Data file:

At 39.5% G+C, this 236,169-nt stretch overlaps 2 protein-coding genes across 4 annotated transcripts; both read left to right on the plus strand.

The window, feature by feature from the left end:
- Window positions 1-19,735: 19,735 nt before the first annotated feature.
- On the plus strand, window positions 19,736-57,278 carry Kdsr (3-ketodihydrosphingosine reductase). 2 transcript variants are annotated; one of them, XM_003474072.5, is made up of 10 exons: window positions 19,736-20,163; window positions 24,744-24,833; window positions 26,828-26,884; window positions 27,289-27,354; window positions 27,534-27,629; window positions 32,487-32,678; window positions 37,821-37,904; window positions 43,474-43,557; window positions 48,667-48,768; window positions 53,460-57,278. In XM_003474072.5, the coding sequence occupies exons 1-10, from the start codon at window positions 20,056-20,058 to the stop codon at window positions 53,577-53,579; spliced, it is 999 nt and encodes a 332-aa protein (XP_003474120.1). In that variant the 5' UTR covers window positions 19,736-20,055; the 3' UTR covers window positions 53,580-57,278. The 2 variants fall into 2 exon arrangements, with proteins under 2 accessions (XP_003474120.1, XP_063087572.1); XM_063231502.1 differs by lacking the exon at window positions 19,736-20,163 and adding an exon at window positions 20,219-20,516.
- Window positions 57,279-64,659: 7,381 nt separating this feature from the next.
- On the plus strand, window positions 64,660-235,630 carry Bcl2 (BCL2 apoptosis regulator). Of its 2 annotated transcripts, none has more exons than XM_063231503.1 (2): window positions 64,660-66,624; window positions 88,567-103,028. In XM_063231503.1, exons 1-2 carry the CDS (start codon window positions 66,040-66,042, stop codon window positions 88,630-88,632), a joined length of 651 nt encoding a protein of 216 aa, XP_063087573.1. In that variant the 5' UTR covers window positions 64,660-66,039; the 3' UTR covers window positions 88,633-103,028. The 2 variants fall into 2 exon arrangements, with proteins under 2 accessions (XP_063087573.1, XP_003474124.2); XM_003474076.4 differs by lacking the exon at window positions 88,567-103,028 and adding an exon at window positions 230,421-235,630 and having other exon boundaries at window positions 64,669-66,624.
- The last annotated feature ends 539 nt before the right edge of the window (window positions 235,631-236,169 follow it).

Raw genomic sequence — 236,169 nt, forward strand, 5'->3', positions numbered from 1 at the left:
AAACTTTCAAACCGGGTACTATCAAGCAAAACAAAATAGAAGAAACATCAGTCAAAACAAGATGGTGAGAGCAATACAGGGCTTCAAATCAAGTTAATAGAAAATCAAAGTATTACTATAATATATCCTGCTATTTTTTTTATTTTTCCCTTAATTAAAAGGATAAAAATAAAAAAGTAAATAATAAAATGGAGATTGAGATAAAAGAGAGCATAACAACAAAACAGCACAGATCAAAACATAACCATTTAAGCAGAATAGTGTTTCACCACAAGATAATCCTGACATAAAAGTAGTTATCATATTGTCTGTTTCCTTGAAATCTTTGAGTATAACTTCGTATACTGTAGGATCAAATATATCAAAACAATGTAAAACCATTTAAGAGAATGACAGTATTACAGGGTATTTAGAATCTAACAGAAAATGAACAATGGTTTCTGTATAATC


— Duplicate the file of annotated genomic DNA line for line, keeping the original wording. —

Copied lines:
At 39.5% G+C, this 236,169-nt stretch overlaps 2 protein-coding genes across 4 annotated transcripts; both read left to right on the plus strand.

The window, feature by feature from the left end:
- Window positions 1-19,735: 19,735 nt before the first annotated feature.
- On the plus strand, window positions 19,736-57,278 carry Kdsr (3-ketodihydrosphingosine reductase). 2 transcript variants are annotated; one of them, XM_003474072.5, is made up of 10 exons: window positions 19,736-20,163; window positions 24,744-24,833; window positions 26,828-26,884; window positions 27,289-27,354; window positions 27,534-27,629; window positions 32,487-32,678; window positions 37,821-37,904; window positions 43,474-43,557; window positions 48,667-48,768; window positions 53,460-57,278. In XM_003474072.5, the coding sequence occupies exons 1-10, from the start codon at window positions 20,056-20,058 to the stop codon at window positions 53,577-53,579; spliced, it is 999 nt and encodes a 332-aa protein (XP_003474120.1). In that variant the 5' UTR covers window positions 19,736-20,055; the 3' UTR covers window positions 53,580-57,278. The 2 variants fall into 2 exon arrangements, with proteins under 2 accessions (XP_003474120.1, XP_063087572.1); XM_063231502.1 differs by lacking the exon at window positions 19,736-20,163 and adding an exon at window positions 20,219-20,516.
- Window positions 57,279-64,659: 7,381 nt separating this feature from the next.
- On the plus strand, window positions 64,660-235,630 carry Bcl2 (BCL2 apoptosis regulator). Of its 2 annotated transcripts, none has more exons than XM_063231503.1 (2): window positions 64,660-66,624; window positions 88,567-103,028. In XM_063231503.1, exons 1-2 carry the CDS (start codon window positions 66,040-66,042, stop codon window positions 88,630-88,632), a joined length of 651 nt encoding a protein of 216 aa, XP_063087573.1. In that variant the 5' UTR covers window positions 64,660-66,039; the 3' UTR covers window positions 88,633-103,028. The 2 variants fall into 2 exon arrangements, with proteins under 2 accessions (XP_063087573.1, XP_003474124.2); XM_003474076.4 differs by lacking the exon at window positions 88,567-103,028 and adding an exon at window positions 230,421-235,630 and having other exon boundaries at window positions 64,669-66,624.
- The last annotated feature ends 539 nt before the right edge of the window (window positions 235,631-236,169 follow it).

Raw genomic sequence — 236,169 nt, forward strand, 5'->3', positions numbered from 1 at the left:
AAACTTTCAAACCGGGTACTATCAAGCAAAACAAAATAGAAGAAACATCAGTCAAAACAAGATGGTGAGAGCAATACAGGGCTTCAAATCAAGTTAATAGAAAATCAAAGTATTACTATAATATATCCTGCTATTTTTTTTATTTTTCCCTTAATTAAAAGGATAAAAATAAAAAAGTAAATAATAAAATGGAGATTGAGATAAAAGAGAGCATAACAACAAAACAGCACAGATCAAAACATAACCATTTAAGCAGAATAGTGTTTCACCACAAGATAATCCTGACATAAAAGTAGTTATCATATTGTCTGTTTCCTTGAAATCTTTGAGTATAACTTCGTATACTGTAGGATCAAATATATCAAAACAATGTAAAACCATTTAAGAGAATGACAGTATTACAGGGTATTTAGAATCTAACAGAAAATGAACAATGGTTTCTGTATAATC